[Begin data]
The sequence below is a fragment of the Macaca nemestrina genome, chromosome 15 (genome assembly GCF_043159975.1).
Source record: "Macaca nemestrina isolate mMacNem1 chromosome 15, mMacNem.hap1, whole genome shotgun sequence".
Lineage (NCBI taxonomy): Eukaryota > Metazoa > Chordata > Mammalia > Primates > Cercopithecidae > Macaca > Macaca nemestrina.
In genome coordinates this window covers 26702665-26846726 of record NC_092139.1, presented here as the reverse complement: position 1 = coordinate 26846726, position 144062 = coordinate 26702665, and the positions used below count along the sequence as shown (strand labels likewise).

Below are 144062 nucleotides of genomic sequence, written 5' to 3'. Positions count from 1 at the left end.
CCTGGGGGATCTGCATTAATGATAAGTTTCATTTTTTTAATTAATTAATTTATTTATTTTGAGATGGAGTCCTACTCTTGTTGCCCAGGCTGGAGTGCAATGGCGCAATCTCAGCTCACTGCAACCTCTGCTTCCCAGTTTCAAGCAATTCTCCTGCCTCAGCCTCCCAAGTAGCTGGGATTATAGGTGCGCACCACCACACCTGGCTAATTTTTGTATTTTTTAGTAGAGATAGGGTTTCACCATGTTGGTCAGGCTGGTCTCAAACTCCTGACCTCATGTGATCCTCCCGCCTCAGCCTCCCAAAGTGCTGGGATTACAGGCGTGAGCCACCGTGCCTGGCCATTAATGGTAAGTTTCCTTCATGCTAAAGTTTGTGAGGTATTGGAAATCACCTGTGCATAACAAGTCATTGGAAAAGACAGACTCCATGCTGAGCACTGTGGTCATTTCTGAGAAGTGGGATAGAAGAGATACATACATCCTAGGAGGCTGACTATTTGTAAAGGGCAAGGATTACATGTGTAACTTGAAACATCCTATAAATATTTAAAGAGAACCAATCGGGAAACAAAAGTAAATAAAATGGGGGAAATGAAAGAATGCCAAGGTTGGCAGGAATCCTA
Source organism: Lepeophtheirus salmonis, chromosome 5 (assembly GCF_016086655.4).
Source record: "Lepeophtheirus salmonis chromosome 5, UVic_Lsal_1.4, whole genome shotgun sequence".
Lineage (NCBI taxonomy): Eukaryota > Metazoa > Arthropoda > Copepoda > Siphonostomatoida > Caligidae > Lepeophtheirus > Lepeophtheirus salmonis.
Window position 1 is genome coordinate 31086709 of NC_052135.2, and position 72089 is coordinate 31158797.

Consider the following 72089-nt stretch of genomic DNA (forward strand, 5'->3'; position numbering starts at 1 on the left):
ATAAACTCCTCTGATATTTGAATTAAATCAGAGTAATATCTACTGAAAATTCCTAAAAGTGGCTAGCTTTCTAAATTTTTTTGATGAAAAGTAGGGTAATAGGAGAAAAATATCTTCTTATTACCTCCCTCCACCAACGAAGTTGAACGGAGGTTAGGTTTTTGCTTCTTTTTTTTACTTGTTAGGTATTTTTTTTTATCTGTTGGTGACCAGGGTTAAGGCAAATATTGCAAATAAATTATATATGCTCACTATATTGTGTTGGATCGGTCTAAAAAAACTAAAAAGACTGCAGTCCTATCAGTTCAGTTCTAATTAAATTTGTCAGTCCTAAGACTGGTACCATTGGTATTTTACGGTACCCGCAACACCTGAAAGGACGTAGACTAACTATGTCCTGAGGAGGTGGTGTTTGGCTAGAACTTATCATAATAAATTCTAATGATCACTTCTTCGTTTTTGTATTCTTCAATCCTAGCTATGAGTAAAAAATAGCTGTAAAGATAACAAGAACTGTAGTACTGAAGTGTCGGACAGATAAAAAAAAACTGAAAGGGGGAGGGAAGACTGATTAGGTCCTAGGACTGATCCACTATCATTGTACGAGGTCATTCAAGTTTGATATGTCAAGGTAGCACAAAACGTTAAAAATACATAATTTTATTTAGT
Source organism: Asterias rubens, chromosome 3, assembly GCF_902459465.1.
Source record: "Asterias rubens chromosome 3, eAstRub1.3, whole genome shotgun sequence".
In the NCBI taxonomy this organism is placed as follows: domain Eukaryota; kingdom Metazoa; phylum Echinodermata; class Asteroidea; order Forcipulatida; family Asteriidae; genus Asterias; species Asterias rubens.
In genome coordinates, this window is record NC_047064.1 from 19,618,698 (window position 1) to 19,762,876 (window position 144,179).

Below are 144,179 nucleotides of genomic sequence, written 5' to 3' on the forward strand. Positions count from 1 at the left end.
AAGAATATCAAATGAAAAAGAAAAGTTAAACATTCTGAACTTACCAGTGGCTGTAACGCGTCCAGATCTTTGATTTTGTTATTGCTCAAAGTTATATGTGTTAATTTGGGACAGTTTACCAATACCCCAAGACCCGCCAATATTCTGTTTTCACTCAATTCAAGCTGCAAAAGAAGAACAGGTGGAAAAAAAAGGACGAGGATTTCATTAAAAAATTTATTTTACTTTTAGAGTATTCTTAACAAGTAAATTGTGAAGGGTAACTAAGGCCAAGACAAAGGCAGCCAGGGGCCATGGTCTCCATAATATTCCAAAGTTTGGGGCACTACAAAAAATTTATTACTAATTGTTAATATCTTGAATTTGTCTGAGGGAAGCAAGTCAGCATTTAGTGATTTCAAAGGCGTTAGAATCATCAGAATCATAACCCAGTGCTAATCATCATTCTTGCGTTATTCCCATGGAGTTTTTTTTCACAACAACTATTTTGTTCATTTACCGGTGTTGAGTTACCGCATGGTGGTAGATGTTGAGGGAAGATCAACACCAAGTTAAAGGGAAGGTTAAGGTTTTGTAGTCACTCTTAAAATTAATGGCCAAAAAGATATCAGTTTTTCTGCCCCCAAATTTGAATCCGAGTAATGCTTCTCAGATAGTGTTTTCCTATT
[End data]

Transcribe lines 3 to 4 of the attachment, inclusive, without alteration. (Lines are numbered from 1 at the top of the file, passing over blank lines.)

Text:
Lineage (NCBI taxonomy): Eukaryota > Metazoa > Chordata > Mammalia > Primates > Cercopithecidae > Macaca > Macaca nemestrina.
In genome coordinates this window covers 26702665-26846726 of record NC_092139.1, presented here as the reverse complement: position 1 = coordinate 26846726, position 144062 = coordinate 26702665, and the positions used below count along the sequence as shown (strand labels likewise).